Indian Himalayan Grand Traverse - Days 2-4 - Leh

Have had three nights in Leh, the capital of Ladakh, for acclimatisation before starting the trek proper.  I guess one of the downsides of this trip is that you have to hang about to get ready for the altitude - no opportunity for a gradual climb - and after three days in Leh (3,500 metres) it's a car journey to Rumtse (4,200 metres) after which you're quickly into 5,000 metre plus territory.  Theoretically the Leh stopover provides a chance to rest and recover from the journey but unfortunately that didn't work out for Christine and me.

Catching the early morning flight from Delhi to Leh required a 2 o'clock wake up call but with the air-conditioning in our bedroom on full blast and the ceiling fan set to maximum we were in any event wide awake.  If you're lucky you get to see K2 on the flight but today it was just too cloudy.  The landing however was spectacular with the plane spiralling down and almost touching the mountains in its descent to the airport.

Leh airport doubles as a military base and photography is strictly forbidden.  When we arrived there were two huge Antonov An-124 transport planes on the runway, helicopters buzzing around overhead and Indian Army troops everywhere.
View up Leh high street to the Tsemo monastery

Leh is a nice town - a trekking town and in late July full of backpackers, gap-year students and parties like us waiting to start their trip.  As far as we are concerned it has one fundamental draw back - dogs.  In the daytime you don't really notice them - they are all asleep under the trees getting ready to party.  At about midnight it starts and the whole valley seems to howl in unison. Worse, little packs form which charge along the alleys like demented foxhounds.  Our room in an otherwise nice hotel was right next to one of these alleys and of course once you have heard one pack charge along it you just lie awake waiting for the next one.  At about 3-30am things start to go quiet, although there is a final chorus kicked off we concluded by the early morning imman's call to prayers.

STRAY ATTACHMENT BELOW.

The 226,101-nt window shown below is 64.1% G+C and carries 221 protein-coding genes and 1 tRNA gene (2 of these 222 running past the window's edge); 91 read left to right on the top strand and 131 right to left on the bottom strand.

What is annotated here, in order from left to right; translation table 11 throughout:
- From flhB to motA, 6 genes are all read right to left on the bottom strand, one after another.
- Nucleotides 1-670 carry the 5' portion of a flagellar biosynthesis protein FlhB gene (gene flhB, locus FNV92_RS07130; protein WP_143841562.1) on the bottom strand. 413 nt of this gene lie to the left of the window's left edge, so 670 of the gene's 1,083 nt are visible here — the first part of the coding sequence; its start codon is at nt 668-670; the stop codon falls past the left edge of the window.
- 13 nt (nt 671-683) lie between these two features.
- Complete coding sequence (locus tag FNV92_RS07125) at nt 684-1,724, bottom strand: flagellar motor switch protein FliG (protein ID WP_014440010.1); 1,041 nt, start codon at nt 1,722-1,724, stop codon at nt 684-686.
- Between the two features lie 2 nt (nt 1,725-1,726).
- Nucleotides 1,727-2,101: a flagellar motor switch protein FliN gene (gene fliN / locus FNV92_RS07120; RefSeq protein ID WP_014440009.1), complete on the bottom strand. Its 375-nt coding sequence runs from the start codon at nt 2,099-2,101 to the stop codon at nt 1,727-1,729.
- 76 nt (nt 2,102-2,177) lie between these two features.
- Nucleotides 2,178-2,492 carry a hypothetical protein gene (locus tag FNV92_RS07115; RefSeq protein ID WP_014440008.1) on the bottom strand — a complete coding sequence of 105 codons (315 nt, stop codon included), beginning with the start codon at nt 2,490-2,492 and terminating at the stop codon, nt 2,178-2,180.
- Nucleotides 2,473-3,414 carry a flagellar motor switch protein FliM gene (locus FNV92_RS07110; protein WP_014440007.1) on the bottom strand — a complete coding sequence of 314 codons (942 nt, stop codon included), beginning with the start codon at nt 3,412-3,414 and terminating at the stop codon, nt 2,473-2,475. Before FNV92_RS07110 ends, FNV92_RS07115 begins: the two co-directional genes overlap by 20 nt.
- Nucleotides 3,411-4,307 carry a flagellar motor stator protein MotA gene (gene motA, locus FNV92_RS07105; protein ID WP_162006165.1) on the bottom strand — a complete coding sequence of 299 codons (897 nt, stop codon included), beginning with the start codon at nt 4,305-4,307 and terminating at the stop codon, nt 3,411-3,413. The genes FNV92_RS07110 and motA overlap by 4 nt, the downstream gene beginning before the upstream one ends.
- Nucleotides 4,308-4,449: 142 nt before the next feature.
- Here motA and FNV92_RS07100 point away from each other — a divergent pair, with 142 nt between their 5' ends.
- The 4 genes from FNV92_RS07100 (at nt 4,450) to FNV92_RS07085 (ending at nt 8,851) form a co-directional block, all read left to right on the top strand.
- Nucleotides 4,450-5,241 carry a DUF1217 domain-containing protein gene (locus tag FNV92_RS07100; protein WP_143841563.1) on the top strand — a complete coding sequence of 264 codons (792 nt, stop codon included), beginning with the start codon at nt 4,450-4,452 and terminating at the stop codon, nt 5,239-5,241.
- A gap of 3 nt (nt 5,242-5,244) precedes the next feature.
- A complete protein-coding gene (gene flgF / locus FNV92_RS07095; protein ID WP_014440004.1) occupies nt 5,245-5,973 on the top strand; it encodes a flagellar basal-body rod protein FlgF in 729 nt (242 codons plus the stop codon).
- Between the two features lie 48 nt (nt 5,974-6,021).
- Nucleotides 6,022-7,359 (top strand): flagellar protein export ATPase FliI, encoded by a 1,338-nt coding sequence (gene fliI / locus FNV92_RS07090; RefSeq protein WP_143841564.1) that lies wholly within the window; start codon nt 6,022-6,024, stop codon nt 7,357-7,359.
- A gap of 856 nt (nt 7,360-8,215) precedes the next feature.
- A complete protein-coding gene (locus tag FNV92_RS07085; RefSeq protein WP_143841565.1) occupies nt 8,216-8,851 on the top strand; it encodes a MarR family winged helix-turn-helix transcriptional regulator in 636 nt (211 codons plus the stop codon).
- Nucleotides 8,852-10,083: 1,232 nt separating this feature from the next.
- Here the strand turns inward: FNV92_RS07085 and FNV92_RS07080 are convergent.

I asked Dilip (our leader who comes from Leh) why the locals don't do something about the dogs. He told me that because many of them are Buddists the obvious solution isn't available.  They did round the dogs up once and ferried them to another valley but unfortunately they all came back again.

On the second day we ventured out of Leh and explored some of the Buddhist heritage visiting the Shey and Thiksey Monasteries.  Both buildings are set high with great views.  Shey is on the side of the main valley and Thiksey, said to resemble Lhasa, on a hill in it.  We walked the couple of miles across the valley from Shey to Thiksey and the heat was intense.   The best thing about the monasteries for me were the huge colourful Budda statues, much bigger than anything you would find in a western church, which with their bold stripped down fresh designs could easy have stood alongside Mickey Mouse in Disneyland.

On the third day we all took the optional trip up to the Khardung Pass which at 5,604 metres is the highest you can go in a motorised vehicle in the world (although the Chinese are about to build an even higher pass).  It was a great trip but freezing cold at the top when we were there. On the way up we passed a European cyclist on a mountain bike with panniers, clawing his way up the dirt road, amazing, it must have taken him months to get fit enough to make such a trip.

The Indian Army had a strong presence on the pass reflecting the fact that just around the corner, across the Siachen Glacier, they are eyeball to eyeball with the Pakistani Army.  The "ownership" of glacier, which is the second longest non-polar glacier in world, is disputed and was fought over throughout the 80s and 90s. Both sides continue to maintain large numbers of troops on the mountain tops in what must be the extreme posting in the world.

Heading back down the track we were held up for a while by "roadworks" although nothing like the roadworks you get on the M25.  A huge bulldozer, driven by a particularly cool driver in designer sunglasses, was clearing a landslide by pushing massive boulders off the road and down the mountainside in a particularly entertaining way.
Shift that boulder
In the afternoon we visited the Tsemo monastery in Leh and the Japanese Peace Pagoda.  Christine was not well and by early evening my guts had joined hers in protest.  We both had a dose of food poisoning (we shared a chicken tandoori in the restaurant the night before) and so in addition to being entertained by howling dogs I spent my last night in Leh very close to the toilet.

Prayer flags on the Tsemo Gompa

1 comment:

  1. I have heard many praising words about bike riding in Leh and currently planning for summer trip to Ladakh. I also have collected online and also have planned a trip itinerary. As it is my first visit so I am very nervous about the trip. Your article is just like a best source of Leh tourist information. As you have posted your about your own traveling experience. Thanks for the post.